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Adding the API to an ASP.NET web application with C# code-behind

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Find below required steps:

 

Open the project you are working on
Inside the "Solution Explorer" right-click the mouse button on the "References" item
From the context menu select the "Add reference..." menu item; this will open the "Add reference" dialog box.

Select the ".NET" tab and, on the list of installed components, find the component named "Audio DJ Studio API" as displayed below and, if your application targets .NET framework versions 2.0, 3.0 or 3.5, select "Audio DJ Studio API v2" or, if your application targets .NET framework 4, select "Audio DJ Studio API v4"

 

 

Pressing the "OK" button will bring you again to your project working area and the References item of the Solution Explorer will appear like this:

 

 

if you selected "Audio DJ Studio API v2" or like this

 

 

if you selected "Audio DJ Studio API v4"

 

inside the properties of the added reference, be sure to set the "Copy local" property to "True" and the "Specific version" property to "False"

 

 

now we can start coding so we need to create a new instance of the component's class inside the C# code-behind of our web page that will instance and use and, finally, we need to initialize the component: for this purpose it's mandatory a call to the InitSoundSystem method. The code below shows how to perform instancing and initialization of the component inside the Page_Load function:

 

 

Visual C#

 

using System;

using System.Collections.Generic;

using System.Web;

using System.Web.UI;

using System.Web.UI.WebControls;

 

// add the namespace of the API

using AudioDjStudioApi;

 

namespace WebApplication1

{

 public partial class _Default : System.Web.UI.Page

 {

  // instance the API as a global variable

  AudioDjStudioApi.AudioDjStudioApiObj m_audioAPI = new AudioDjStudioApi.AudioDjStudioApiObj();

 

   protected void Page_Load (object sender, EventArgs e)

   {

    // initialize the API

    m_audioAPI.InitSoundSystem (1, 0, 0, 0, 0);

 

     ....

 

   }

 }

}

 

 

In order to work on the server, the API needs to find multimedia engines AdjMmsEng.dll and AdjMmsEng64.dll: for this purpose you should add them to the project. By default, during the publishing phase, the assembly of the web application and assemblies of referenced APIs are installed on the server inside the "bin" sub-folder of the web application's main folder: our multimedia engine should be installed there too. Usually the "bin" folder is not visible on the "Solution explorer" window so we should make it visible by selecting the "Project/Show All Files" menu item of Visual Studio. At this point we could see the "bin" folder like this:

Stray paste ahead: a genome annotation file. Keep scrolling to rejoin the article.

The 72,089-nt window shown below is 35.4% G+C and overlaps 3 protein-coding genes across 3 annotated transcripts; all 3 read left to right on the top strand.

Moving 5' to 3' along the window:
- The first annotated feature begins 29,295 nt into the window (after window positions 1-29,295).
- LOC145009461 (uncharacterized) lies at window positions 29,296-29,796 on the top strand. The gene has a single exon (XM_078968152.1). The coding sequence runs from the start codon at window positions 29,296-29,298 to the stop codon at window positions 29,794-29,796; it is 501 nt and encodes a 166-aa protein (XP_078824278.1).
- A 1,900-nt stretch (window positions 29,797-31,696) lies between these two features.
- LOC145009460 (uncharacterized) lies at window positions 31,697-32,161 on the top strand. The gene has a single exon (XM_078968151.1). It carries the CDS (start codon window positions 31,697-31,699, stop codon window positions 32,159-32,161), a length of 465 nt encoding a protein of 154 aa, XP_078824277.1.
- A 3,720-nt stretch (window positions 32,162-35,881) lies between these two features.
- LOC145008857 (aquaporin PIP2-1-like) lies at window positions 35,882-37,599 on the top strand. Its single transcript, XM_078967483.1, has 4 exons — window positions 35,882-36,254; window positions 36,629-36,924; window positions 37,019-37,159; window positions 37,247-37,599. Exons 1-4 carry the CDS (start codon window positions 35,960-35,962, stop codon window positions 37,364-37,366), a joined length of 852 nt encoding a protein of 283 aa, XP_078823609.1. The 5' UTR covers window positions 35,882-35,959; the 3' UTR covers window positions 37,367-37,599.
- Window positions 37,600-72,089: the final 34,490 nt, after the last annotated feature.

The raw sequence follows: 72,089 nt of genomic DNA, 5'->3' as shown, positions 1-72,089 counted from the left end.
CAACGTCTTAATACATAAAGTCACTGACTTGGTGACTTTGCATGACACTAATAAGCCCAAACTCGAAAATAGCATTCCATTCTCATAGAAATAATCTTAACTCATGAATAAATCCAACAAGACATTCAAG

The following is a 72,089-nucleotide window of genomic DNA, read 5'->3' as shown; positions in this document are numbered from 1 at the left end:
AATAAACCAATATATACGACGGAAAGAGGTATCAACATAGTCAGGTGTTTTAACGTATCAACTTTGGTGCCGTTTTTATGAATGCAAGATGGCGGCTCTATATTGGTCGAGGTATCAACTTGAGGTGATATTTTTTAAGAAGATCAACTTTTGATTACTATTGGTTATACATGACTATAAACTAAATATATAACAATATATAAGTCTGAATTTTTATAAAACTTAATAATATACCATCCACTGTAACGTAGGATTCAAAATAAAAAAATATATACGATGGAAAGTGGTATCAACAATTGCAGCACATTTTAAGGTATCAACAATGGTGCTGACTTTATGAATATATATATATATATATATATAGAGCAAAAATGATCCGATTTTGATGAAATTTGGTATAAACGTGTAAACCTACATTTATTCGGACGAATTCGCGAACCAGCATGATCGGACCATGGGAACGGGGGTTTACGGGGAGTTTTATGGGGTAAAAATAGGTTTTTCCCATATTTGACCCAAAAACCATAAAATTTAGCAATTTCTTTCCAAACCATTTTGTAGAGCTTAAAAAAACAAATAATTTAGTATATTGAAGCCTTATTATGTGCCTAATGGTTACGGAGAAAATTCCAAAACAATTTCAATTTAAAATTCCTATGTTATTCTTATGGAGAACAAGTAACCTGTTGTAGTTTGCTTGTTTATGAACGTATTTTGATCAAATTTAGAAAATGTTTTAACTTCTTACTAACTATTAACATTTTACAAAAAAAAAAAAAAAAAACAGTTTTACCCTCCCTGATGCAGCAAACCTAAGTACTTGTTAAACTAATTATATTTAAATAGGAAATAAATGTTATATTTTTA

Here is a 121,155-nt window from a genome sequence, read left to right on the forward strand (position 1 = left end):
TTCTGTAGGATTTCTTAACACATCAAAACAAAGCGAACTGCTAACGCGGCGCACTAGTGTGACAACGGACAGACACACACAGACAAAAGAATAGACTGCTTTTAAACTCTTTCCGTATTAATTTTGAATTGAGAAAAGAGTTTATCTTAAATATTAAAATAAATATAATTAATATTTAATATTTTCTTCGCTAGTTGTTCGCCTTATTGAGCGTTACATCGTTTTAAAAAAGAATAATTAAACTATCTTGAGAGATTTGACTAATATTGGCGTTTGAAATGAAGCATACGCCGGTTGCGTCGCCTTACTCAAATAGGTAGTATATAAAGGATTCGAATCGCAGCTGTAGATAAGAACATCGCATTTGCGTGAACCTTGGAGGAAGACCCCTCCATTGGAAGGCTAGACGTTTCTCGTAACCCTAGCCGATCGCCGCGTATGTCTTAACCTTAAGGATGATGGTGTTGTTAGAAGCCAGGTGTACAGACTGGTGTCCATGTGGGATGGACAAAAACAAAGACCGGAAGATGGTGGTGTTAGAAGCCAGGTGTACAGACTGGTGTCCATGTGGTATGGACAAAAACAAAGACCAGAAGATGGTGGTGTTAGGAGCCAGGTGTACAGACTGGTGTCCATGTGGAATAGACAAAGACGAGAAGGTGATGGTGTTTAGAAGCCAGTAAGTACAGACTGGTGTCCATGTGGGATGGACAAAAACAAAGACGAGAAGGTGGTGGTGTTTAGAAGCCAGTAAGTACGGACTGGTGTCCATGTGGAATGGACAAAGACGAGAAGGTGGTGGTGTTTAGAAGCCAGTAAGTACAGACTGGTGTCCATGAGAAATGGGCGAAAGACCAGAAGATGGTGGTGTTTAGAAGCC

In order to add our multimedia engines to the project, right click the "bin" folder and select the "Include In Project" menu item from the context menu and finally right click again the "bin" folder and select the "Add > Existing Item..." menu item as seen below:

 

 

at this point locate the position where multimedia engines AdjMmsEng.dll and AdjMmsEng64.dll are installed on your development PC and use the "Add As Link" option as seen below:

 

 

Now all is ready for publishing the web application on the server: multimedia engines will be automatically copied in the same API's folder and will be available for interacting with the AudioDjStudioApi.dll assembly.

 

You can now start developing your code around the API as described inside the How to use the API in your projects section. Below you will find a code snippet that, given a sound file stored inside the server, will analyze its waveform, will generate a picture of the waveform itself and will display the picture on the web page.

 

Visual C#

 

using System;

using System.Collections.Generic;

using System.Web;

using System.Web.UI;

using System.Web.UI.WebControls;

 

// add the namespace of the API

using AudioDjStudioApi;

 

namespace WebApplication1

{

 public partial class _Default : System.Web.UI.Page

 {

  // instance the API as a global variable

  AudioDjStudioApi.AudioDjStudioApiObj m_audioAPI = new AudioDjStudioApi.AudioDjStudioApiObj();

 

   protected void Page_Load (object sender, EventArgs e)

   {

    // initialize the API

    m_audioAPI.InitSoundSystem (1, 0, 0, 0, 0);

 

    // load the file into the API

     string strPath = Request.PhysicalApplicationPath;

     strPath += "myfile.mp3";

     m_audioAPI.LoadSound (0, strPath);

 

    // display the sound duration

     form1.InnerHtml += "Sound Duration: ";

     form1.InnerHtml += m_audioAPI.SoundDurationStringGet (0, true, true, ":", ".", 3, false) + "<BR>";

 

    // analyze the sound's waveform

     m_audioAPI.DisplayWaveform.AnalyzeFullSound (0, enumWaveformResolutions.WAVEFORM_RES_MIDDLE);

 

    // set the color for the waveform to yellwo

     m_audioAPI.DisplayWaveform.set_ColorLine (0, Color.Yellow);

 

    // generate the bitmap in GIF format and store it into the server

     strPath = Request.PhysicalApplicationPath;

     strPath += "bitmap.gif";

     m_audioAPI.DisplayWaveform.BitmapViewSaveToFile (0, 0, -1, 200, 50, enumWaveformTypes.WAVEFORM_TYPE_MIXED,

                                                     strPath, enumGraphicFormats.GRAPHIC_FORMAT_GIF, 0);

 

    // display the bitmap on the web page

     form1.InnerHtml += "<BR><BR>";

     form1.InnerHtml += "<img src=\"./bitmap.gif\" alt=\"My waveform\">";

 

     ...

 

    // dispose the API

     m_audioAPI.Dispose ();

   }

 }

}

 

 

 

IMPORTANT: Before exiting the container application, in order to avoid memory leaks, it's recommended that you explicitly call the Dispose method of the API.